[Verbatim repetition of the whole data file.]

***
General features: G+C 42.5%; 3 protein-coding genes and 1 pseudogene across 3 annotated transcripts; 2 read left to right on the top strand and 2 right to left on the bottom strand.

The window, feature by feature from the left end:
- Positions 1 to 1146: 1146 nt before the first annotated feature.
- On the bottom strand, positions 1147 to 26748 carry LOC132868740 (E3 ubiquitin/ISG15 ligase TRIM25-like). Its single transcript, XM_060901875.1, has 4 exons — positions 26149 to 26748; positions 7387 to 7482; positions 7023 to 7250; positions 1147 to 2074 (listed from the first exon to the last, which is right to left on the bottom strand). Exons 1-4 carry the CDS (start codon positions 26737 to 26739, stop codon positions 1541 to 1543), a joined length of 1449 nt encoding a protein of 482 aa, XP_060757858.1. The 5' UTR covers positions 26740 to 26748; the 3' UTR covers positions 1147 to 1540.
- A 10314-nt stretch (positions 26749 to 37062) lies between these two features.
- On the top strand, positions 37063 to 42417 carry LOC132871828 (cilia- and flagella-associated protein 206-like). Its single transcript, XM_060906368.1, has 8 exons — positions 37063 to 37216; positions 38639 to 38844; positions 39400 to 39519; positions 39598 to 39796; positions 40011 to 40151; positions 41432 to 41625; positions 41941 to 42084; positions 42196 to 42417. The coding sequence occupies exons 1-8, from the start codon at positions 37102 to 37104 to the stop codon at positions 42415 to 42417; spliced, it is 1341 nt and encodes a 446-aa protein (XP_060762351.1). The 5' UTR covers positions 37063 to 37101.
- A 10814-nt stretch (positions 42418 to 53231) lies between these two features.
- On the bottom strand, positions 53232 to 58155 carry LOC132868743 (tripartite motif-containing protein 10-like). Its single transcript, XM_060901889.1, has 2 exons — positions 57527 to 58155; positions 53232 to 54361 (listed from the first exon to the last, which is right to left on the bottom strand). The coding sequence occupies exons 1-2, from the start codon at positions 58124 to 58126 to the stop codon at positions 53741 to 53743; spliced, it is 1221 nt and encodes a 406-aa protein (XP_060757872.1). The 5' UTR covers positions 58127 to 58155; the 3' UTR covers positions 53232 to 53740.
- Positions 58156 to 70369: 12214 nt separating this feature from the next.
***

General features: G+C 42.5%; 3 protein-coding genes and 1 pseudogene across 3 annotated transcripts; 2 read left to right on the top strand and 2 right to left on the bottom strand.

The window, feature by feature from the left end:
- Positions 1 to 1146: 1146 nt before the first annotated feature.
- On the bottom strand, positions 1147 to 26748 carry LOC132868740 (E3 ubiquitin/ISG15 ligase TRIM25-like). Its single transcript, XM_060901875.1, has 4 exons — positions 26149 to 26748; positions 7387 to 7482; positions 7023 to 7250; positions 1147 to 2074 (listed from the first exon to the last, which is right to left on the bottom strand). Exons 1-4 carry the CDS (start codon positions 26737 to 26739, stop codon positions 1541 to 1543), a joined length of 1449 nt encoding a protein of 482 aa, XP_060757858.1. The 5' UTR covers positions 26740 to 26748; the 3' UTR covers positions 1147 to 1540.
- A 10314-nt stretch (positions 26749 to 37062) lies between these two features.
- On the top strand, positions 37063 to 42417 carry LOC132871828 (cilia- and flagella-associated protein 206-like). Its single transcript, XM_060906368.1, has 8 exons — positions 37063 to 37216; positions 38639 to 38844; positions 39400 to 39519; positions 39598 to 39796; positions 40011 to 40151; positions 41432 to 41625; positions 41941 to 42084; positions 42196 to 42417. The coding sequence occupies exons 1-8, from the start codon at positions 37102 to 37104 to the stop codon at positions 42415 to 42417; spliced, it is 1341 nt and encodes a 446-aa protein (XP_060762351.1). The 5' UTR covers positions 37063 to 37101.
- A 10814-nt stretch (positions 42418 to 53231) lies between these two features.
- On the bottom strand, positions 53232 to 58155 carry LOC132868743 (tripartite motif-containing protein 10-like). Its single transcript, XM_060901889.1, has 2 exons — positions 57527 to 58155; positions 53232 to 54361 (listed from the first exon to the last, which is right to left on the bottom strand). The coding sequence occupies exons 1-2, from the start codon at positions 58124 to 58126 to the stop codon at positions 53741 to 53743; spliced, it is 1221 nt and encodes a 406-aa protein (XP_060757872.1). The 5' UTR covers positions 58127 to 58155; the 3' UTR covers positions 53232 to 53740.
- Positions 58156 to 70369: 12214 nt separating this feature from the next.